Virtual-reality is set to explode in the coming months, with Sony, Razer, Oculus/Facebook and HTC all releasing high-end headsets that take VR to a new level. During Nvidia’s GTC technology conference in Silicon Valley, we were given a hands-on demonstration of the HTC Vive in a variety of gaming and work situations. Over the course of an hour, we battled Imperial stormtroopers with a lightsaber, explored the International Space Station with NASA astronauts, scaled the summit of Mount Everest and designed a bespoke BMW sports car. Virtual reality is legit.
If your only taste of VR has come via Google Cardboard or its plastic brethren, you’d be forgiven for wondering what all the fuss is about. While fun in quick bursts, the low resolution, latency issues and lack of must-have content renders it little more than fad. But that’s Google Cardboard. To get the most out of VR, you need to move beyond makeshift smartphone solutions and invest in dedicated hardware, which is precisely what HTC’s Vive offers.
Developed in conjunction with video game studio Valve, the HTC Vive is a complete VR solution (minus the PC.) It comprises a head-mounted display equipped with dual cameras, two wireless handheld controllers suitable for professional applications and a pair of “Lighthouse” base stations that track your body’s movements around the room.
As befits its US$800 price tag, the HTC Vive doesn’t skimp on specifications: the twin ocular displays have a refresh rate of 90 Hz and a native resolution of 2160×1200 pixels (1080×1200 in each screen.) There are over 50 individual sensors packed into the headset and controllers, which range from a MEMS gyroscope for assessing rotation to an accelerometer for measuring your momentum in the room.
|Tracking area||110 degrees|
|Chief sensors||Accelerometer, gyroscope, laser position sensor, front-facing camera|
|Connectivity||HDMI, USB 2.0, USB 3.0, 3.5mm headphone jack|
|Positional tracking||Lighthouse, Optical – Laser Based; 360°|
Our HTC Vive was connected to a beast of a PC powered by two Quadro M6000 graphics cards.
Naturally, all this fancy hardware requires a beefy PC to run: HTC recommends an Nvidia GeForce GTX 970 or AMD Radeon R9 290 graphics card, an Intel i5-4590 or AMD FX 8350 CPU, 4GB of RAM, HDMI 1.4 and Windows 7 SP1 as a minimum. (You can check if your current PC is compatible here.)
Design & Handling
The Vive has been designed to allow full mobility within the constrains of your physical room. Cleverly, the system alerts you if you’re nearing a wall or other household object by having it appear in the virtual world as a 3D wireframe overlay. While this obviously breaks immersion — particularly when gaming — it’s a necessary evil to ensure you don’t break your new toy or do yourself an injury while playing.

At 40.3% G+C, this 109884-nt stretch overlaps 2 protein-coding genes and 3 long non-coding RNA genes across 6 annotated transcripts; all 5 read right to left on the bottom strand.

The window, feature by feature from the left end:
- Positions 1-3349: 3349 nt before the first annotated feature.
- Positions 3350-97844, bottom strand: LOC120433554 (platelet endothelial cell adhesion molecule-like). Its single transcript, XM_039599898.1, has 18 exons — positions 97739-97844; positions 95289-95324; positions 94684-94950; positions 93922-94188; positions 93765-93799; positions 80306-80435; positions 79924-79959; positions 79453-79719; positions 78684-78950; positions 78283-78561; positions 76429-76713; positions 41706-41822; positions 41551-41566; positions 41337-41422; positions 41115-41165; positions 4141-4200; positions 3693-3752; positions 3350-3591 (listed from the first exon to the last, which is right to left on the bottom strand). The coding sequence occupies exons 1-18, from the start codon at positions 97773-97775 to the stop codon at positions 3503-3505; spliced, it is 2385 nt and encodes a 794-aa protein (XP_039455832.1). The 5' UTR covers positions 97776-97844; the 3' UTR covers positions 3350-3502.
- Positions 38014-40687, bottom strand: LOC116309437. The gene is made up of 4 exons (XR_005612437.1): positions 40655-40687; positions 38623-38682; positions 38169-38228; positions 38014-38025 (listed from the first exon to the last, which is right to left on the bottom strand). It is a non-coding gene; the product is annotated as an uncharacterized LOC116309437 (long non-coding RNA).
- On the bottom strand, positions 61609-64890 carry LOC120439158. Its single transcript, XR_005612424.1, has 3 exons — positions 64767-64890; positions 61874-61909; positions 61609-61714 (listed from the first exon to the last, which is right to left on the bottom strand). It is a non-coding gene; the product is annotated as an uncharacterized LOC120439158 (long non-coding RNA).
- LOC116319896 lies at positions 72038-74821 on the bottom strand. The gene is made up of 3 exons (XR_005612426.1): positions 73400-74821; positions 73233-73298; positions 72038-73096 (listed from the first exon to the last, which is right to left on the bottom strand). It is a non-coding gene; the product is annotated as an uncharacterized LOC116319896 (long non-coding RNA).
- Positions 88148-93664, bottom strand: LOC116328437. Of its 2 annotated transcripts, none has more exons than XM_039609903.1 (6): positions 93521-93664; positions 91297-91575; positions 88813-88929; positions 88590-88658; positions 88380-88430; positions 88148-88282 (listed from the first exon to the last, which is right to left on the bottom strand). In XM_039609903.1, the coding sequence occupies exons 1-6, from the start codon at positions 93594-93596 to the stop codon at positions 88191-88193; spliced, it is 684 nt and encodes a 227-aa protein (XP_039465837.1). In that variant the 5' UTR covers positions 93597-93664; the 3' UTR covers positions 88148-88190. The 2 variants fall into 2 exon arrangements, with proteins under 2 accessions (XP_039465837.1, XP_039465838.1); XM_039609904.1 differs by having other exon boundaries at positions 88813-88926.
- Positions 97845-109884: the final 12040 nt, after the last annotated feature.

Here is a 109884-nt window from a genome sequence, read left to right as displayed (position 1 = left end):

Unlike some VR systems we’ve tested, the HTC Vive faithfully recreates the wireless controllers from inside the virtual world. This is particularly handy when navigating menus and startup screens as it means you can see all the buttons and triggers as they appear in real life. (It also makes it easier to pick the blighters up if you happen to drop them.)
By contrast, many Oculus apps assume you’re intimately familiar know the user interface which results in a lot of trial and error. You’d be surprised how difficult it is to follow controller instructions by feel alone.
During our playthrough, we found the motion controllers to be superior to the Oculus Rift’s which are a bit too small for our liking. They handled exceptionally well in VR, with no noticeable latency. On the downside, the plastic maraca shape isn’t as “cool” as some of the other peripherals on the market.
Unfortunately, the so-so build quality extends to the headset. Compared to its chief rivals, it feels a teensy bit cheap — the velcro straps at the back are adjusted by velcro and it doesn’t feel as comfortable as the Rift.
We also experienced some minor clarity issues, although this may have been due to the way it was calibrated by our beleaguered and exhausted assistant. In any event, the Oculus Rift produced significantly sharper visuals at the same venue. This is something we’ll definitely be exploring in a future article.
We can’t comment on the Vive’s setup process as the system was up and running before our hands-on session. However, it looks like it will be a bit of a bitch to assemble; particularly for smaller lounge rooms. Most people will need to remove their coffee table, lounges and any other furniture every time they want to use the device. If your PC isn’t nearby, you’ll need to lug that into position too.
This is a lot of effort for something that’s best experienced in short bursts. With that said, I personally think that the spectacle and grandeur of VR makes it all worthwhile.
During our hands-on session, we tested Star Wars: Trials on Tatooine, an ISS training simulator developed by NASA, the self-explanatory Everest VR and a host of virtual business applications including photo-realistic environments rendered in Nvidia Iray VR. Let’s take a look at each in turn.
Star Wars: Trials on Tatooine
Star Wars: Trials on Tatooine is unquestionably the biggest feather in the HTC Vive’s cap — it’s an interactive short produced by Lucasfilm that puts you in the shoes of a Padawan (Jedi in training). Over the course of the ten-minute demo, you get to see the Millennium Falcon up close, interact with R2-D2 and take out a squad of stormtroopers by deflecting their blasters with your lightsaber. Throughout the battle, Han Solo can be heard barking orders at you via Comlink. (The voice over does a pretty spot-on impression of a young Harrison Ford.)
Star Wars: Trials on Tatooine is an excellent showcase of virtual reality’s strengths — as well as its weaknesses. Stepping onto the titular desert planet is incredibly immersive. From the way the Millennium Falcon lands directly above your head to the “magic hour” placement of the sun, everything is note perfect. It really does feel like being inside the Star Wars universe and will doubtlessly reduce die-hard fans to tears.